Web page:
Wow. What a ride.
I’m sitting in the lounge (Thanks Matt Whitcomb!) at the Incheon Airport in Seoul, waiting to board a flight to Moscow and then onto Helsinki.
I imagine it will take me a while to fully process these Olympics, and I’m struggling to make any grandiose statement about the entire experience. However, I know that I will cherish these memories forever. It has been an incredible privilege to be a part of Team USA, and these Olympics, more than any other event in my career, have helped me understand what it means to be an athlete. These Games offered me a fundamentally different experience from Sochi. Because I am older, because I am more social and better connected to Team USA and many international athletes, because we were living in a much larger Olympic Village, because the geopolitical tension on the Korean peninsula intersected intimately with these Games, and because the narrative of these Olympics in the US was more human and less adversarial than Sochi, these Games have helped me grasp the positive role that sport plays in society. Even though I did not have exciting results, my ski career feels more meaningful and less selfish than it ever has before.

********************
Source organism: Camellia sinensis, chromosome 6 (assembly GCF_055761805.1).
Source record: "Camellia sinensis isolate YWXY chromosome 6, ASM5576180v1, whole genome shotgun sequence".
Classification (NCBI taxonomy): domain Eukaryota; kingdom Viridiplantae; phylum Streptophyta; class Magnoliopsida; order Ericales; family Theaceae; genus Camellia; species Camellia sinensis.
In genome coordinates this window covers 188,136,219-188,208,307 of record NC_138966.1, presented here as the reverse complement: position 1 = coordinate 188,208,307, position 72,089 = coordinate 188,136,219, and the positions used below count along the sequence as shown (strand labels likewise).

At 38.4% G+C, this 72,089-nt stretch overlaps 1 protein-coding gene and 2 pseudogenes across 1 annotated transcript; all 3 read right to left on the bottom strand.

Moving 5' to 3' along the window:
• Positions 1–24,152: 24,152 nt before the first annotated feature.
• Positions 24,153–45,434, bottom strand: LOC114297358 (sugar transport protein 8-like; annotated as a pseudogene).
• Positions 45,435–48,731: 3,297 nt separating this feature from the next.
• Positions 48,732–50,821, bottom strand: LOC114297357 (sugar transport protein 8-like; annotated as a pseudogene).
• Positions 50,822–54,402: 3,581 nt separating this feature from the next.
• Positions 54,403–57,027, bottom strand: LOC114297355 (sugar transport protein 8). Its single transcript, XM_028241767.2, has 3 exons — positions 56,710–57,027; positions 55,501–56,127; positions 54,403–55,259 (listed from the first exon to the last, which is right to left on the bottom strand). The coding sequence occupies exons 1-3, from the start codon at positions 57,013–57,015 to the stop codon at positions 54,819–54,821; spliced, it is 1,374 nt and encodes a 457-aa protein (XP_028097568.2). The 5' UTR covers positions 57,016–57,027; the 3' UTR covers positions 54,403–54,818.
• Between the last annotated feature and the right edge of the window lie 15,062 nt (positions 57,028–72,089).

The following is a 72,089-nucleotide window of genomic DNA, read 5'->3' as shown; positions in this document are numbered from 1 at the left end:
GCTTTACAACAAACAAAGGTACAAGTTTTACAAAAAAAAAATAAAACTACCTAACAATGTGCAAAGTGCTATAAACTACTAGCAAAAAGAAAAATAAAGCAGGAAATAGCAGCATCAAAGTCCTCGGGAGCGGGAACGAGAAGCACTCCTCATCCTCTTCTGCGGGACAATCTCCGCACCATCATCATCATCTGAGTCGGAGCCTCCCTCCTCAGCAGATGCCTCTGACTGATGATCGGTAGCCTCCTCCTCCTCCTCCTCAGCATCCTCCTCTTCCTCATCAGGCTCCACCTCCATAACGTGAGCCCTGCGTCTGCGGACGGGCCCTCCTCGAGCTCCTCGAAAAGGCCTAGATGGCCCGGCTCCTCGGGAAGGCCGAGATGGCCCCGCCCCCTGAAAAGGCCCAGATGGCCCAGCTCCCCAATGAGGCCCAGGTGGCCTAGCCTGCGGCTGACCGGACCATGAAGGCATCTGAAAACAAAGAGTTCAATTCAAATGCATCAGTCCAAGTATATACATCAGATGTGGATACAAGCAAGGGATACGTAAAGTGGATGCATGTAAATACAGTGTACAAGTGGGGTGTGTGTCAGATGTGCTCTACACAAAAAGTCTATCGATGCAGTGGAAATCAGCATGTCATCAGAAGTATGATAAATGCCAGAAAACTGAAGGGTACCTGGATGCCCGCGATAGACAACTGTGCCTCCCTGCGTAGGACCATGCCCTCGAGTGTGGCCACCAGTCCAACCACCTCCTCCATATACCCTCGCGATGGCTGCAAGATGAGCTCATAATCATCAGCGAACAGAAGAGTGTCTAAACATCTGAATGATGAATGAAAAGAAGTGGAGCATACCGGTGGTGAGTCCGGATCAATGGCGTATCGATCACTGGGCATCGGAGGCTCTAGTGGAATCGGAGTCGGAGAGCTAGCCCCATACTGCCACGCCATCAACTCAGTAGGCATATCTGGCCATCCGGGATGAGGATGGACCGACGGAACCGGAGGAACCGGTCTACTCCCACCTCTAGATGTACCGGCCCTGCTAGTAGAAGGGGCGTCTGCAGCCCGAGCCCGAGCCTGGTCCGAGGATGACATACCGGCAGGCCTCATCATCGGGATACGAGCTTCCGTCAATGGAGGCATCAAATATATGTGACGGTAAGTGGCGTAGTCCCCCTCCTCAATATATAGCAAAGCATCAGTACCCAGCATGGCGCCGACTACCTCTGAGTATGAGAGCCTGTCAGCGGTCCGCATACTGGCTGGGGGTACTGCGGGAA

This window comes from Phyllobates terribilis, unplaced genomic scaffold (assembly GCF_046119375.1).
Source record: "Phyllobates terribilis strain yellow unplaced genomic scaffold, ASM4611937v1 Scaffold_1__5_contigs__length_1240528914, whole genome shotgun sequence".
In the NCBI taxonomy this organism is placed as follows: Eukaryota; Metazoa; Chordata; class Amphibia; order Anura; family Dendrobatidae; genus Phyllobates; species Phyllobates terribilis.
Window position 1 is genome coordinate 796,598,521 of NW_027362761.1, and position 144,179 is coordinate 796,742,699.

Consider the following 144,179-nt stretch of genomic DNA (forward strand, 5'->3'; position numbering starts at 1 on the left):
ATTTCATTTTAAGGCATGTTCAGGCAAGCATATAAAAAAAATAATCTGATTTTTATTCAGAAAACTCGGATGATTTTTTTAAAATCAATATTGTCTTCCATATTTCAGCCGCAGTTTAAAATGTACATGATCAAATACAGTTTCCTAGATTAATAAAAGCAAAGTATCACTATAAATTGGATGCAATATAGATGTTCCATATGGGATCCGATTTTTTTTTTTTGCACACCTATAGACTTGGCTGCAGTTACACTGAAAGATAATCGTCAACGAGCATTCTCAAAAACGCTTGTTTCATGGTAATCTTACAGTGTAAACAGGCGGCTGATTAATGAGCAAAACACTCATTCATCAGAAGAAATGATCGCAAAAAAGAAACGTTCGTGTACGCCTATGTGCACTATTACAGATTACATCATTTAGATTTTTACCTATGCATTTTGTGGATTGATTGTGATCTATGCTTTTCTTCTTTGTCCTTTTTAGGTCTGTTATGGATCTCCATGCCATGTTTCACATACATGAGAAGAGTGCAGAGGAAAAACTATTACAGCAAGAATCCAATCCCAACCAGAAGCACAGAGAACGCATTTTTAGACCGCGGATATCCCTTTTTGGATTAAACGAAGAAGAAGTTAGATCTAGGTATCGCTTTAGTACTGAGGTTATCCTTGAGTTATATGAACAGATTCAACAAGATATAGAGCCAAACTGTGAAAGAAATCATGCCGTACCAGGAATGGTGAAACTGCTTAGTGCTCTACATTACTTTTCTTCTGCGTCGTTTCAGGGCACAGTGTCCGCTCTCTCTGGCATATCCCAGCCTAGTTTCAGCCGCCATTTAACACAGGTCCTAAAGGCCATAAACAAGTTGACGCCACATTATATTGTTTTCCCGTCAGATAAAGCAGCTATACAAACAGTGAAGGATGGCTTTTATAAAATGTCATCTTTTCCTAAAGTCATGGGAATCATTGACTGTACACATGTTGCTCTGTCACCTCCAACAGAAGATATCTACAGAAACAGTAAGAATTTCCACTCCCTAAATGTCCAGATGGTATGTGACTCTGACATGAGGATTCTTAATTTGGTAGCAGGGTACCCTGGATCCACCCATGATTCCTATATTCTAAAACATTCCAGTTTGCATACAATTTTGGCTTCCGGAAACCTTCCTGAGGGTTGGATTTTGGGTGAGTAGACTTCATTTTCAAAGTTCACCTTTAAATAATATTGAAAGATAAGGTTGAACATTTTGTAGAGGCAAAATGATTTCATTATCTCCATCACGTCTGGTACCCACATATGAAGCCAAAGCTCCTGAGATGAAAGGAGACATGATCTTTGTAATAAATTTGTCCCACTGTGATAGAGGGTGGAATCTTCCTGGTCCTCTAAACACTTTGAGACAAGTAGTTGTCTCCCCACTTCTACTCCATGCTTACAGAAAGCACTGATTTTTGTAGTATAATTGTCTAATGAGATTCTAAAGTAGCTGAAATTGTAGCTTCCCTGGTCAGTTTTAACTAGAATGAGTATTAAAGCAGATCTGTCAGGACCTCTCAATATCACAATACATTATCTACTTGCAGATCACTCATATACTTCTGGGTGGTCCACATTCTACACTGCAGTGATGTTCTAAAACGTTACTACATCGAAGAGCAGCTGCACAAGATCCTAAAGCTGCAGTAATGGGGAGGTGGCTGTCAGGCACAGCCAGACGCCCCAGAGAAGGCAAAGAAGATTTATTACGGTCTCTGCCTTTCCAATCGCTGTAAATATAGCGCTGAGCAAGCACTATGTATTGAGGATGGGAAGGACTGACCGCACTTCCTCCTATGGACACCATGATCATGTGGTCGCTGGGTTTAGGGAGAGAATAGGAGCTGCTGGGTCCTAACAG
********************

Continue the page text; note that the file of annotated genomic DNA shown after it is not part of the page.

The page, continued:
You, the readers of this blog, have played a major role in my Olympic experience. Sharing it with you, and feeling tremendous support in return, is one of the defining features of my Games experience. Over 15,000 unique users have visited this site in the past 23 days since I arrived in Korea. I am blown away by your interest and entirely positive feedback. Thank you!
I do not plan to continue blogging daily, but I anticipate posting a couple of updates over the next two weeks while I am racing on the World Cup. I will also write about my plans for the future as they come into sharper focus. Thank you for continuing to follow along and for your continued support.
Yesterday I went to the venue to watch the final cross-country ski race of the Olympics: the women’s 30K classic.